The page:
Atomic Number: 18
Atomic Weight: 39.948
Discovery: Sir William Ramsay, Baron Rayleigh, 1894 (Scotland)
Electron Configuration: [Ne] 3s2 3p6
Word Origin: Greek: argos: inactive
Isotopes: There are 22 known isotopes of argon ranging from Ar-31 to Ar-51 and Ar-53. Natural argon is a mixture of three stable isotopes: Ar-36 (0.34%), Ar-38 (0.06%), Ar-40 (99.6%). Ar-39 (half-life = 269 yrs) is to determine the age of ice cores, ground water and igneous rocks.
Properties: Argon has a freezing point of -189.2°C, boiling point of -185.7°C, and density of 1.7837 g/l. Argon is considered to be a noble or inert gas and does not form true chemical compounds, although it does form a hydrate with a dissociation pressure of 105 atm at 0°C. Ion molecules of argon have been observed, including (ArKr)+, (ArXe)+, and (NeAr)+. Argon forms a clathrate with b hydroquinone, which is stable yet without true chemical bonds. Argon is two and a half times more soluble in water than nitrogen, with approximately the same solubility as oxygen. Argon's emission spectrum includes a characteristic set of red lines.
Uses: Argon is used in electric lights and in fluorescent tubes, photo tubes, glow tubes, and in lasers. Argon is used as an inert gas for welding and cutting, blanketing reactive elements, and as a protective (nonreactive) atmosphere for growing crystals of silicon and germanium.
Sources: Argon gas is prepared by fractionating liquid air. The Earth's atmosphere contains 0.94% argon. Mars' atmosphere contains 1.6% Argon-40 and 5 ppm Argon-36.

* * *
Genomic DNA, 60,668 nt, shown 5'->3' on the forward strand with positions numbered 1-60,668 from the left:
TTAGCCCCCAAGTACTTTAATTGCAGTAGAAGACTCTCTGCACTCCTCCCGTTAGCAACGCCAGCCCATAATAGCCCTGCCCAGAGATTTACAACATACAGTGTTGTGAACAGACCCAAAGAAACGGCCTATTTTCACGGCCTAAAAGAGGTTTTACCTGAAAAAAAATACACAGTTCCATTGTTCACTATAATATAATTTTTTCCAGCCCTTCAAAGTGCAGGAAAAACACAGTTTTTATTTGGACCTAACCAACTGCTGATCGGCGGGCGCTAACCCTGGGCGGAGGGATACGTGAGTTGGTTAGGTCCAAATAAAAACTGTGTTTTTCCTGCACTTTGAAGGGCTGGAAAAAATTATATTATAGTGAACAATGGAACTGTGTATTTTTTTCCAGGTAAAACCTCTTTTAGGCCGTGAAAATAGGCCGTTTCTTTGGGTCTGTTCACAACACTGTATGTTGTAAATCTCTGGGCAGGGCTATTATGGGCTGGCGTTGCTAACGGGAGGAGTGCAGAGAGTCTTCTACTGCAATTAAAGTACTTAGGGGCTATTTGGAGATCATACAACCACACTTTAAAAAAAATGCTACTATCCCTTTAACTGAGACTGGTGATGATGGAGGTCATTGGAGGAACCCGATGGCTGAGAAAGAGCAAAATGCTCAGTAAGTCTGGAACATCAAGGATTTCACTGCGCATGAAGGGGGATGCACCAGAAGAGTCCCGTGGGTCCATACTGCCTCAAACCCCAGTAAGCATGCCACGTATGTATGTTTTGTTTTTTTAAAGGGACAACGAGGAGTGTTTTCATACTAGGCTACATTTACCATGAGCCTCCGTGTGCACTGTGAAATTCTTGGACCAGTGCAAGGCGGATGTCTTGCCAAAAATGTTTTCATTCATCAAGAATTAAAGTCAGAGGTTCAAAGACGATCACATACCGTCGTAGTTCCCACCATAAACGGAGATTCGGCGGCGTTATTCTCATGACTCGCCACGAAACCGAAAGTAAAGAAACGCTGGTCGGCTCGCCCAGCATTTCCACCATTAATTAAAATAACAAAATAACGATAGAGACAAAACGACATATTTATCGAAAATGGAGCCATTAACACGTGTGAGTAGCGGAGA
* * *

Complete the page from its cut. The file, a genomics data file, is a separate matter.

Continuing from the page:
Element Classification: Inert Gas
Density (g/cc): 1.40 (@ -186 °C)
Melting Point (K): 83.8
Boiling Point (K): 87.3
Appearance: colorless, tasteless, odorless noble gas
Atomic Radius (pm): 2-
Atomic Volume (cc/mol): 24.2
Covalent Radius (pm): 98
Specific Heat (@20°C J/g mol): 0.138
Evaporation Heat (kJ/mol): 6.52
Debye Temperature (K): 85.00
Pauling Negativity Number: 0.0
First Ionizing Energy (kJ/mol): 1519.6
Lattice Structure: Face-Centered Cubic
Lattice Constant (Å): 5.260
CAS Registry Number: 7440–37–1
- The first noble gas to be discovered was argon.
- Argon glows violet in a gas discharge tube.
- William Ramsay, in addition to argon, discovered all the noble gases except radon. This earned him the 1904 Noble Prize in Chemistry.
- The original atomic symbol for argon was A. In 1957, the IUPAC changed the symbol to the current Ar.
- Argon is the 3rd most common gas in Earth's atmosphere.
- Argon is produced commercially by fractional distillation of air.
- Substances are stored in argon gas to prevent interactions with the atmosphere.
References: Los Alamos National Laboratory (2001), Crescent Chemical Company (2001), Lange's Handbook of Chemistry (1952), CRC Handbook of Chemistry & Physics (18th Ed.), CRC Handbook of Chemistry & Physics (1983.) International Atomic Energy Agency ENSDF database (Oct 2010)